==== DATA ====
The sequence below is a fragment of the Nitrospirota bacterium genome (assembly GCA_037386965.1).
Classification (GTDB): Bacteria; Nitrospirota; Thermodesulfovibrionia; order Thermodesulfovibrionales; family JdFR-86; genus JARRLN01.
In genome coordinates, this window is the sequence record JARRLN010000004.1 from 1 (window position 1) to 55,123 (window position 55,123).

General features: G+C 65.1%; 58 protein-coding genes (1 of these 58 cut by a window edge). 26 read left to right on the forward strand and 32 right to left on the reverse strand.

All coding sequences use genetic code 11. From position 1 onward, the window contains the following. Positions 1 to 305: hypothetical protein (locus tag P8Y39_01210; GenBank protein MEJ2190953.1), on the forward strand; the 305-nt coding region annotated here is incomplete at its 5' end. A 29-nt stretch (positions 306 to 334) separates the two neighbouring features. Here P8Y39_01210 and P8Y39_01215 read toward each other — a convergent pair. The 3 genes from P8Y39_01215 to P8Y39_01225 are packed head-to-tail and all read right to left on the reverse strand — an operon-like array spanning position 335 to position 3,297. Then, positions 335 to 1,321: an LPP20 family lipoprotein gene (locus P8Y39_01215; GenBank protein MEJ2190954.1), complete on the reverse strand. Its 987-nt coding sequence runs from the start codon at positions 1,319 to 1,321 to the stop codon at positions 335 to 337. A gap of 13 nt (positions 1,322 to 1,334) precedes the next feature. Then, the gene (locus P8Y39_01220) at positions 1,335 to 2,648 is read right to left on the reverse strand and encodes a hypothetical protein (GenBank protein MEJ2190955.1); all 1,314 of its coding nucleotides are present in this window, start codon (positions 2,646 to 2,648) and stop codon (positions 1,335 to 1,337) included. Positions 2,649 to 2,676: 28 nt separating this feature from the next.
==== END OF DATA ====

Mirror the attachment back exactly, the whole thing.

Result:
The sequence below is a fragment of the Nitrospirota bacterium genome (assembly GCA_037386965.1).
Classification (GTDB): Bacteria; Nitrospirota; Thermodesulfovibrionia; order Thermodesulfovibrionales; family JdFR-86; genus JARRLN01.
In genome coordinates, this window is the sequence record JARRLN010000004.1 from 1 (window position 1) to 55,123 (window position 55,123).

General features: G+C 65.1%; 58 protein-coding genes (1 of these 58 cut by a window edge). 26 read left to right on the forward strand and 32 right to left on the reverse strand.

All coding sequences use genetic code 11. From position 1 onward, the window contains the following. Positions 1 to 305: hypothetical protein (locus tag P8Y39_01210; GenBank protein MEJ2190953.1), on the forward strand; the 305-nt coding region annotated here is incomplete at its 5' end. A 29-nt stretch (positions 306 to 334) separates the two neighbouring features. Here P8Y39_01210 and P8Y39_01215 read toward each other — a convergent pair. The 3 genes from P8Y39_01215 to P8Y39_01225 are packed head-to-tail and all read right to left on the reverse strand — an operon-like array spanning position 335 to position 3,297. Then, positions 335 to 1,321: an LPP20 family lipoprotein gene (locus P8Y39_01215; GenBank protein MEJ2190954.1), complete on the reverse strand. Its 987-nt coding sequence runs from the start codon at positions 1,319 to 1,321 to the stop codon at positions 335 to 337. A gap of 13 nt (positions 1,322 to 1,334) precedes the next feature. Then, the gene (locus P8Y39_01220) at positions 1,335 to 2,648 is read right to left on the reverse strand and encodes a hypothetical protein (GenBank protein MEJ2190955.1); all 1,314 of its coding nucleotides are present in this window, start codon (positions 2,646 to 2,648) and stop codon (positions 1,335 to 1,337) included. Positions 2,649 to 2,676: 28 nt separating this feature from the next.